CDC maps show high COVID transmission, but low hospitalizations, as officials provide update on four viruses
On the latest CDC COVID maps, all 33 New Mexico counties show low COVID Community levels, indicating further declines in hospitalizations statewide. Yet, COVID is still widespread with 23 counties showing high transmission. The state reported 12 deaths Thursday as health officials gave an update on the state's response to four viruses: COVID-19, monkeypox, West Nile, and polio.
Since July 4th, 500 people have died from COVID in New Mexico, which has the 5th highest mortality rate in the nation. McKinley County became the 3rd highest among counties this week. Acting Secretary of Health Dr. David Scrase verified that spread is higher than reported.
"I look at this little mound. I make it four times higher than it is," Scrase said in describing the curve of case counts.
Scrase indicated that 11 communities are now working with the state and CDC to perform wastewater surveillance for COVID19. The Secretary expressed hope that the systems would provide advance warning for diseases beyond COVID, including polio. He showed a slide of Rio Rancho's waste water surveillance contrasted to state counts which showed generally higher amounts of COVID in the wastewater over the summer than reported cases from the state.
While COVID hospitalizations were down to 81 on Thursday, hospital leaders told the Health and Human Services committee in Gallup Wednesday that frontline health care workers have not had a break. Chief Operating Officer of Presbyterian Healthcare Service Tim Johnsen, said it’s discouraging for those working in hospitals.
"Many consider the pandemic over. The hospitals are still definitely feeling the effect of the pandemic," he said.
The committee hearing and update come in the same few days that a Lancet report by the 28 members of the Lancet COVID-19 Commission (established in July, 2020) condemned the international pandemic response for the last few years. They assessed efforts along four main themes: "developing recommendations on how to best suppress the epidemic; addressing the humanitarian crises arising from the pandemic; addressing the financial and economic crises resulting from the pandemic; and rebuilding an inclusive, fair, and sustainable world."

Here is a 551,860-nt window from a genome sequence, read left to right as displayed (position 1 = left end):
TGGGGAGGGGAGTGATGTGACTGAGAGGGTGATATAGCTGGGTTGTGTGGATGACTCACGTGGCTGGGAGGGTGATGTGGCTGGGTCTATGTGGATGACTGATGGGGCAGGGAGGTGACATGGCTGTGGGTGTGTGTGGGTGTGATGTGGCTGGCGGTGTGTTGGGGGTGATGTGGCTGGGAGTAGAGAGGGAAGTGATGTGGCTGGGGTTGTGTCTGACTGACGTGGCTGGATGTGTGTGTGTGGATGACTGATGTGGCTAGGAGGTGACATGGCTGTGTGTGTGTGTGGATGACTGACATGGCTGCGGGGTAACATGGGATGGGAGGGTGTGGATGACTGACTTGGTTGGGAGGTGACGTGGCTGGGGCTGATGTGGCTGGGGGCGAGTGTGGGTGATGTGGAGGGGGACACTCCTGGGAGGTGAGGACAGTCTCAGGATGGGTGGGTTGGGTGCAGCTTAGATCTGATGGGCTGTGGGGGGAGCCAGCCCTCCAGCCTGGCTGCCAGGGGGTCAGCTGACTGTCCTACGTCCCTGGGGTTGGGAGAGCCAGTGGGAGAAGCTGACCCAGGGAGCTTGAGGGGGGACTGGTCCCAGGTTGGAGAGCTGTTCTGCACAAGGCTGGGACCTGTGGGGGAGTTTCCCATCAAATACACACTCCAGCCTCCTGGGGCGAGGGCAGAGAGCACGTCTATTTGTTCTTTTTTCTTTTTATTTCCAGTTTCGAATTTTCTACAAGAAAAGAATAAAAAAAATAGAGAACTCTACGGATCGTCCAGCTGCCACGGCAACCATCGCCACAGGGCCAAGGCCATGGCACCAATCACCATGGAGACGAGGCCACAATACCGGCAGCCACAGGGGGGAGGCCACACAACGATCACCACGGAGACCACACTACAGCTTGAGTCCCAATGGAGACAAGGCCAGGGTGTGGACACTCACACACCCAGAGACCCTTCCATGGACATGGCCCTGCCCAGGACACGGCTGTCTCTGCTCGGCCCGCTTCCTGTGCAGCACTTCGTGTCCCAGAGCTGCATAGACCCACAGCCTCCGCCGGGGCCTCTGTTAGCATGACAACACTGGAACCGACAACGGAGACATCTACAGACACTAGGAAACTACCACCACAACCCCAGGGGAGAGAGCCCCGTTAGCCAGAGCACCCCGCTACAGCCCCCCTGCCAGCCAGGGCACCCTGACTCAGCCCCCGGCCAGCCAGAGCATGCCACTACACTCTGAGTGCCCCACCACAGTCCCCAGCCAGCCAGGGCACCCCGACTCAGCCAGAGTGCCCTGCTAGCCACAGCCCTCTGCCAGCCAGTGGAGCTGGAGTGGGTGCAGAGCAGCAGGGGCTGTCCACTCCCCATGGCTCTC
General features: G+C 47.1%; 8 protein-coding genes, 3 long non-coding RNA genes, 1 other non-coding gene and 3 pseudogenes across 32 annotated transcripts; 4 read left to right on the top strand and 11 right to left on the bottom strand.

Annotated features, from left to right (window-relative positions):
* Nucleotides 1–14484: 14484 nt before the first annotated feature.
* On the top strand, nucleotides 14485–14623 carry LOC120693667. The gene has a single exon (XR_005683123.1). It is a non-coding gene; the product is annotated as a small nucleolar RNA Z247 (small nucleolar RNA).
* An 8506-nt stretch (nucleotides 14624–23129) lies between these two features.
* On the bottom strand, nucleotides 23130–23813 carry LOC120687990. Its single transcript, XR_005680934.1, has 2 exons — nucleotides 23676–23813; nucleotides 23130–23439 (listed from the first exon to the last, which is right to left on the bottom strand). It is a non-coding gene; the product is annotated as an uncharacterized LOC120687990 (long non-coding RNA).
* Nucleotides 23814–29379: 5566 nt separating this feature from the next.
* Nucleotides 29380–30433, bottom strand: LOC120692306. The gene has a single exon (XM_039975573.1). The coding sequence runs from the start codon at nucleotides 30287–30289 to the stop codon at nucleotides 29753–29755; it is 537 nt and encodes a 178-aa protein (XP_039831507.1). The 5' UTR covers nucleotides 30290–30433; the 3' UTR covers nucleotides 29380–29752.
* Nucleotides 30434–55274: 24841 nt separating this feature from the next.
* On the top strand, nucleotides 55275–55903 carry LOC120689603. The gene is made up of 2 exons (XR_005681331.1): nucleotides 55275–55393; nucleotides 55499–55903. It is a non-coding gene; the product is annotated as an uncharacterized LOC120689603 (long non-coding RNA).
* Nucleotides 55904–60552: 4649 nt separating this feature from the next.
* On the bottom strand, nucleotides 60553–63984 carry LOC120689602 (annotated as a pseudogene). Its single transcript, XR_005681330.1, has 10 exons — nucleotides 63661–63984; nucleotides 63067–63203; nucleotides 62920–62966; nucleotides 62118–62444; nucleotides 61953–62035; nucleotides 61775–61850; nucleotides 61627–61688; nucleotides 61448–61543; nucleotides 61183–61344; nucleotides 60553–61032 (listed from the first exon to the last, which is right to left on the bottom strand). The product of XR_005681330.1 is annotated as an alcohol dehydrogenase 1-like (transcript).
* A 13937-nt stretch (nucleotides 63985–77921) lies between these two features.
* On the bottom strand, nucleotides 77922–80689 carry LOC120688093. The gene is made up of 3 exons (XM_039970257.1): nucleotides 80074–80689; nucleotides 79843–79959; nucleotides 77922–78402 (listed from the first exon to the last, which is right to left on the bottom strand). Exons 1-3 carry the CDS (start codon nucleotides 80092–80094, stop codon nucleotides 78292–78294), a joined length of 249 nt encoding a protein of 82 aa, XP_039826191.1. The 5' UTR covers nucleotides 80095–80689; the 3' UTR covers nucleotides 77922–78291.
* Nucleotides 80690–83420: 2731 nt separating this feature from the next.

The report highlights 10 specific problems with the response of high-income nations to the pandemic:
- The lack of timely notification of the initial outbreak of COVID-19
- Costly delays in acknowledging the crucial airborne exposure pathway of SARS-CoV-2, the virus that causes COVID-19, and in implementing appropriate measures at national and global levels to slow the spread of the virus;
- The lack of coordination among countries regarding suppression strategies;
- The failure of governments to examine evidence and adopt best practices for controlling the pandemic and managing economic and social spillovers from other countries;
- The shortfall of global funding for low-income and middle-income countries, as classified by the World Bank;
- The failure to ensure adequate global supplies and equitable distribution of key commodities—including protective gear, diagnostics, medicines, medical devices, and vaccines—especially for LMICs;
- The lack of timely, accurate, and systematic data on infections, deaths, viral variants, health system responses, and indirect health consequences;
- The poor enforcement of appropriate levels of biosafety regulations in the lead-up to the pandemic, raising the possibility of a laboratory-related outbreak;
- The failure to combat systematic disinformation;
- The lack of global and national safety nets to protect populations experiencing vulnerability.
The report goes on to make recommendations pointing out that these mistakes should be corrected before another outbreak occurs even as COVID transmission continues.
There are now 33 cases of monkeypox in the state as well, mostly in Bernalillo County, up from 10 at the end of August. And noting the three West Nile Virus cases in the state, Deputy Health Secretary Laura Parajon detailed the symptoms to watch out for.
"You've been bitten by a mosquito, you get fever, headache, body aches, vomiting, diarrhea, fatigue, or skin rash," she said, listing symptoms that are similar to COVID. While she emphasized prevention by removing standing water and using mosquito repellant, officials suggested no specific treatment or prognosis at the briefing.
Addressing concerns about polio since the case of an unvaccinated man in New York, she said the state is well-protected due to a high vaccination rate (#7 in the nation). By contrast, Scrase warned that despite the availability of new Omicron-specific booster, there hasn’t been a big uptick in vaccinations. "We're gonna have to play it by ear, we have seen a declining interest in the vaccine," he said. The DOH vaccine dashboard shows 38% of adults over 18 are not up to date on their COVID vaccinations.
DOH suggests people get the Omicron-specific boosters with their annual flu vaccine. The new booster is unavailable for those under 12. The new shots are free until the federal government stops paying for them. Register at cv.nmhealth.org. Proper use of N95 masks indoors reduces the spread of the virus. Find an updated list of COVID-19 resources on KUNM.org. NMDOH updates are archived on their Facebook page. The next update will be on October 6th